There are a lot of contradictions in music……I can listen to The Fall, followed by John Coltrane, followed by Nick Drake, followed by Man, and followed by Bruce Springsteen – all of these fit quite neatly somewhere in my, admittedly, hideously large album collection. So whilst I would readily admit that post “The River” I feel that Mr Springsteen has lost some of his most appealing aspects I can easily listen to what he does with some degree of pleasure. However it is safe to say that I have not revisited his recent output to the same frequency I have his first three albums.
So what is the new one like? Well there is a bit of kidology in the opening track in that you think you are going to get a typical Bruce album – all anthemic and fists punching to Max Weinberg’s four to the floor beat – but after that it quickly moves into Seeger Sessions mode with “Easy Money” and “Shackled And Drawn” mining americana in a blues, folk and country way.
“Jack of all Trades” similarly gets all heartfelt, emotional and moody in a John Steinbeck sort of way with Springsteen doing his now legendary man of the people tune. You can see the lighters coming in on in the crowd on this one, people swaying back and forth as Bruce wipes the sweat from his brow. Lyrically compelling and quite fascinating but musically I don’t know really – it sort of rescues itself with a guitar solo coda but I’ve heard it all before.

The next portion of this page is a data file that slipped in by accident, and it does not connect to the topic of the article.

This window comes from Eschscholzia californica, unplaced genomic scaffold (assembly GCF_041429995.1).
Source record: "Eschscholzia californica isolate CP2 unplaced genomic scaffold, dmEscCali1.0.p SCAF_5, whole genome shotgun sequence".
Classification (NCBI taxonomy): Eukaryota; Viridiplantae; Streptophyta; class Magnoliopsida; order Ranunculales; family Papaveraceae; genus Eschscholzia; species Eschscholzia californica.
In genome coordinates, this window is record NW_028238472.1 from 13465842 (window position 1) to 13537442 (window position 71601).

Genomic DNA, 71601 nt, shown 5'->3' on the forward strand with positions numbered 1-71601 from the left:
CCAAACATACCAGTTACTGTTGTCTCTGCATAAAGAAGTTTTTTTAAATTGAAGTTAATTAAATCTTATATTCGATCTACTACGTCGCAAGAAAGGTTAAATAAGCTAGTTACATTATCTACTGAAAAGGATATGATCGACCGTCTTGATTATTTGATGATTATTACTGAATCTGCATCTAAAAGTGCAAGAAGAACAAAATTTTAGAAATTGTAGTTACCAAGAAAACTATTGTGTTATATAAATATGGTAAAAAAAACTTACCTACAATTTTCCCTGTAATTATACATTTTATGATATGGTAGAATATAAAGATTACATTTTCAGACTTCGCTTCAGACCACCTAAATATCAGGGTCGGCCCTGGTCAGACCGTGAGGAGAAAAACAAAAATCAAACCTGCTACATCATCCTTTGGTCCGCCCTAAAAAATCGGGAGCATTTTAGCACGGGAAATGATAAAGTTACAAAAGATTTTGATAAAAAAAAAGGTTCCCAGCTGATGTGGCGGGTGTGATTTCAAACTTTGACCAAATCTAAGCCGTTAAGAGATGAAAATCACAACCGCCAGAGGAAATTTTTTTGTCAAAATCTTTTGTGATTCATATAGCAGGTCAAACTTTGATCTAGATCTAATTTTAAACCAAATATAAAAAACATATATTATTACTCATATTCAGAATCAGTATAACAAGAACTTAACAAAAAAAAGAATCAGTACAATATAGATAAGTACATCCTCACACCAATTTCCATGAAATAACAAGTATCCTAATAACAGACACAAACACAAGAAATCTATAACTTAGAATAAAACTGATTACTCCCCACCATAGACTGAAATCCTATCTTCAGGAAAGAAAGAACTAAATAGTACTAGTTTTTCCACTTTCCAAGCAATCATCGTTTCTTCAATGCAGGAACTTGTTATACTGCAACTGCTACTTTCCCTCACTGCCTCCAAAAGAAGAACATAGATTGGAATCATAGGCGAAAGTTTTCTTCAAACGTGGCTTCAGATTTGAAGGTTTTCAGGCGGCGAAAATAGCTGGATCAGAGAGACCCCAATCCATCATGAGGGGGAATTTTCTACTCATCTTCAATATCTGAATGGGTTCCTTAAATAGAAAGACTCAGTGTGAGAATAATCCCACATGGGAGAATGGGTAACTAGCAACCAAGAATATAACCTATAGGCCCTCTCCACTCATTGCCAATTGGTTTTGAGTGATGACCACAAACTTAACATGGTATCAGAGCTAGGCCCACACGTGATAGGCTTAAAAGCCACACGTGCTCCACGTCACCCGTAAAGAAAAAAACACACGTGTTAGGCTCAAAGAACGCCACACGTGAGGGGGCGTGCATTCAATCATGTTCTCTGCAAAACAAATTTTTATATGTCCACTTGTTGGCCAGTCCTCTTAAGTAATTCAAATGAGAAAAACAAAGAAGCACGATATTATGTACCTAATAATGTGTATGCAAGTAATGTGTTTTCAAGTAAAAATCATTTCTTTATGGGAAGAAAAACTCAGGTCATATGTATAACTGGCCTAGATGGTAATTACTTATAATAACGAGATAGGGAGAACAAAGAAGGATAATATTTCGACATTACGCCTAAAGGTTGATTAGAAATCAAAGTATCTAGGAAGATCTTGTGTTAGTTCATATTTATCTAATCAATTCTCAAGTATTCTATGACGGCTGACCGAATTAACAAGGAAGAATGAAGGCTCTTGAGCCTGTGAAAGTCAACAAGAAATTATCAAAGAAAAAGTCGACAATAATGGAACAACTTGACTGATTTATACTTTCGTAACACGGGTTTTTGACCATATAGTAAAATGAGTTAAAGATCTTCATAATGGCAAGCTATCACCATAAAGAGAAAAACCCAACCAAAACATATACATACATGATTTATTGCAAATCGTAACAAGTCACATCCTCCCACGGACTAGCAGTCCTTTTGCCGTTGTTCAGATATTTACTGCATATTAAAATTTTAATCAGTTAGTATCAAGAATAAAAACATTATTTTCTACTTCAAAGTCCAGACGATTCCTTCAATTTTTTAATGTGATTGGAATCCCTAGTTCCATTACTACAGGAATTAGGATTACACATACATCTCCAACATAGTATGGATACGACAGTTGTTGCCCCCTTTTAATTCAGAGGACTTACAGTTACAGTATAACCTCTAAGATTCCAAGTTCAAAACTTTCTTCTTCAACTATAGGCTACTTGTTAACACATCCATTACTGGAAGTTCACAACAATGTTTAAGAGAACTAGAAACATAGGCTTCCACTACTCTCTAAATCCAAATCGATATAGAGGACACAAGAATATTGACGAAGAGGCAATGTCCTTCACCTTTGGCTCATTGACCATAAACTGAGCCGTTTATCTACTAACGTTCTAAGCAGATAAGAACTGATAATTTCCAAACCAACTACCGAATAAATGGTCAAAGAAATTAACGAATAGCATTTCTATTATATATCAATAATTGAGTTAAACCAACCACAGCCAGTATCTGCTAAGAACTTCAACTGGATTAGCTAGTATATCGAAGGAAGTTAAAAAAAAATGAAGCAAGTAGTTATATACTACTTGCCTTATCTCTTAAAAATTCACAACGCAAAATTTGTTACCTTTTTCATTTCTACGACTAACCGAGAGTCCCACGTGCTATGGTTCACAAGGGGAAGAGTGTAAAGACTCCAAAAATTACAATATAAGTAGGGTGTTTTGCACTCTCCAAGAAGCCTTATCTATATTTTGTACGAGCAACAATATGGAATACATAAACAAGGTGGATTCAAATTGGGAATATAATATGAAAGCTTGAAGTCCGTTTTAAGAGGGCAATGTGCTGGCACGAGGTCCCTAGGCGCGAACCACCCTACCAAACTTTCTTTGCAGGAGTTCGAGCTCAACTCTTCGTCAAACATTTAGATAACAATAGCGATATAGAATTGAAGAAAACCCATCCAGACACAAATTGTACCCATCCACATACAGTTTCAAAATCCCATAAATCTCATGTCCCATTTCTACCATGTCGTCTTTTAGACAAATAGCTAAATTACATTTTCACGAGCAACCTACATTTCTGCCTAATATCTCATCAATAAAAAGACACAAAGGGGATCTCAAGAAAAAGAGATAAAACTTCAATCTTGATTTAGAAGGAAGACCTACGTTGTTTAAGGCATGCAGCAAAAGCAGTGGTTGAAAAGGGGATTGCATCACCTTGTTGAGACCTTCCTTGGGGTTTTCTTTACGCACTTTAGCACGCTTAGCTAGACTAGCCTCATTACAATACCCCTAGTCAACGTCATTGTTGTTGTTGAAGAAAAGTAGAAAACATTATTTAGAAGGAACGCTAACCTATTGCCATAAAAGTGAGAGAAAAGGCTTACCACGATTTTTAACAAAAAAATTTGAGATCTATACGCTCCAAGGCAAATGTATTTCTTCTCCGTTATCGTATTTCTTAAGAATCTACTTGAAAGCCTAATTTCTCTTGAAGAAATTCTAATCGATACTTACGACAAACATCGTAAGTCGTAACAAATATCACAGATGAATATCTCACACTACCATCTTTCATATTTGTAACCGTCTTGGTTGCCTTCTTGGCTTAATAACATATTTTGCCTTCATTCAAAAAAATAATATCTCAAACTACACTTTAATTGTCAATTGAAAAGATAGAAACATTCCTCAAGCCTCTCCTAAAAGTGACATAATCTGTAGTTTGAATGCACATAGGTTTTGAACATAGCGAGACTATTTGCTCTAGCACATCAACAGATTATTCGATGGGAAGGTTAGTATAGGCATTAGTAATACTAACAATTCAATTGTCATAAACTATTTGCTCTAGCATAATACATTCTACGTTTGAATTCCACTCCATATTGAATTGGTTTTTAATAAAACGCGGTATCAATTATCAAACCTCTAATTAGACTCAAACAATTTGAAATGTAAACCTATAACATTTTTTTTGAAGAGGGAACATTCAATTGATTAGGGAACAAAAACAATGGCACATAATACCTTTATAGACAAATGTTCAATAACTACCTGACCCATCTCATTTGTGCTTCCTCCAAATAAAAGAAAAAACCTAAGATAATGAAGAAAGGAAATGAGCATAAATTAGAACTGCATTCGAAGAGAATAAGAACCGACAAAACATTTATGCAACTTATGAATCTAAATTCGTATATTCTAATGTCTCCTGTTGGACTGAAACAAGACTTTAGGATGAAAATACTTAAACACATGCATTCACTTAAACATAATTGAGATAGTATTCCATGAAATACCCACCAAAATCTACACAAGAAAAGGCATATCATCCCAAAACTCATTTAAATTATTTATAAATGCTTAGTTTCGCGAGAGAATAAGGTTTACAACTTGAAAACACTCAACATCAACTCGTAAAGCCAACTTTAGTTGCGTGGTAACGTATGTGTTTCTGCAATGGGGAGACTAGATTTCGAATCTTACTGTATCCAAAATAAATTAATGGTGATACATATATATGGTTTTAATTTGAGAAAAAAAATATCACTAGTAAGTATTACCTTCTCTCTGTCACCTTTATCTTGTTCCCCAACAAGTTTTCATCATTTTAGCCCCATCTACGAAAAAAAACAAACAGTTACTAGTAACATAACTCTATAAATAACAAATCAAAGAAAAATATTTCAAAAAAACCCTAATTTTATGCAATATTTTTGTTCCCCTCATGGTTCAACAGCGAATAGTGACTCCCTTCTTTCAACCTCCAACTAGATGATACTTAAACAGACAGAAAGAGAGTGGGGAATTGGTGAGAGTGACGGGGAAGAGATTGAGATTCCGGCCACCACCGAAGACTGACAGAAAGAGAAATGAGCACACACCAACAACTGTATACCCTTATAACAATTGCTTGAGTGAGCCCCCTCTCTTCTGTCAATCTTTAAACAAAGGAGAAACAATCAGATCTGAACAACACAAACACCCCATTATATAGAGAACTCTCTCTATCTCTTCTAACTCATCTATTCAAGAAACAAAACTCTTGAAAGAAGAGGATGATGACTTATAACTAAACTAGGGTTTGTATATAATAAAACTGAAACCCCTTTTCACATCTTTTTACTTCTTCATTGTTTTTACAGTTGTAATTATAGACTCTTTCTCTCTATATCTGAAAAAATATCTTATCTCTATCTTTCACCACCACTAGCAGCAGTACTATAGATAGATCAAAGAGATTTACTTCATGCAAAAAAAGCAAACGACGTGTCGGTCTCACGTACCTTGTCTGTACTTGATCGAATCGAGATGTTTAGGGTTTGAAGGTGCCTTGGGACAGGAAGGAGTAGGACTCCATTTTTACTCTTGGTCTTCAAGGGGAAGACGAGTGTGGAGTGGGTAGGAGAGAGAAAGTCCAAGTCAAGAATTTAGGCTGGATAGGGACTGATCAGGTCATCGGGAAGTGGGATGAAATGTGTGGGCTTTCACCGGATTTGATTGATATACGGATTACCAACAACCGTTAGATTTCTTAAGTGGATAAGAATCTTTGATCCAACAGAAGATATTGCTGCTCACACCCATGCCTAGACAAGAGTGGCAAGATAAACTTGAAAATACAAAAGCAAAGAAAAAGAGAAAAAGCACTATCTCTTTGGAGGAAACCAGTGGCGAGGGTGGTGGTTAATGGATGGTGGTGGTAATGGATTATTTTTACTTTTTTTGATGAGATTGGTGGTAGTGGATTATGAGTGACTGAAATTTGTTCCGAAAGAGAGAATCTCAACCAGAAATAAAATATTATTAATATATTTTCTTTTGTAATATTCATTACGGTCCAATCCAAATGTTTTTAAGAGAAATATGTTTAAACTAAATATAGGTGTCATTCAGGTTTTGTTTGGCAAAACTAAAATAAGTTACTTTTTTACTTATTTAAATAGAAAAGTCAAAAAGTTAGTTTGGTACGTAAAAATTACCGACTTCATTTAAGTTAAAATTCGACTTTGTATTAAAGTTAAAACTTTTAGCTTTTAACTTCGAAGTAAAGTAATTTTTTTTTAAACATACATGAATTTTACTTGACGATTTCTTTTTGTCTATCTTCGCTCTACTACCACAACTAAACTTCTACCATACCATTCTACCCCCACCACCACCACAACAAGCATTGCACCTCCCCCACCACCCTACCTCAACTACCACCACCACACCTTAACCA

“Death to My Hometown” however is something slightly different coming through across a Mighty Max backbeat with some sort of mutant gospel/african chant – Springsteen does something different with his voice which works well – however the arrangement does tend towards a celidh towards the end (the good lady was surprised it was Springsteen said “this sounds like something you would hear at a St Patrick Nights party”).
“This Depression” is a curates egg of a thing – a typical Springsteen ballad mixed with an odd arrangement of soaring guitars and choirs. Most perplexing.
The title track “Wrecking Ball” is Bruce channeling “Freewheeling” era Bobby Z as we dance the barn again around the campfire. I suppose the argument is that we should all go out and dance about and have a few beers whilst the world is going through economic hell? Once again a curve ball on the arrangement throws the song into some sort of parallel universe rock middle eight before it returns to Woody Guthrie land and then the obligatory three note chant coda which the audience will all join in with when played live.
“You’ve Got It” sees Mr S doing his best Elvis impression via Gene Vincent….nice slide guitar and hanclaps….but nothing that breaks free of a well known repertoire…….
“Rocky Ground” does however does offer something new at least in the music – a bit of rap and an impressive soulful vocal from The Boss…..we also get a good reworking of “Land of Hope and Dreams” (previously on the live Madison Square Gardens Album) which mixes soul and rock to create the complete Springsteen package – probably the best thing on the album – and I assume the last song to feature Clarence – made me a bit sad when I heard it.
The closing “We Are Alive” is an odd little beast of a thing – all a bit lo-fi at the start and clearly some sort of hommage to Clemons in some part…..it builds into one of those celidh/barn dance things….
Overall then all a little disappointing – a couple of gems but generally pretty much what we have come to expect over the last few albums. Personally I would rather listen to Kill Pretty.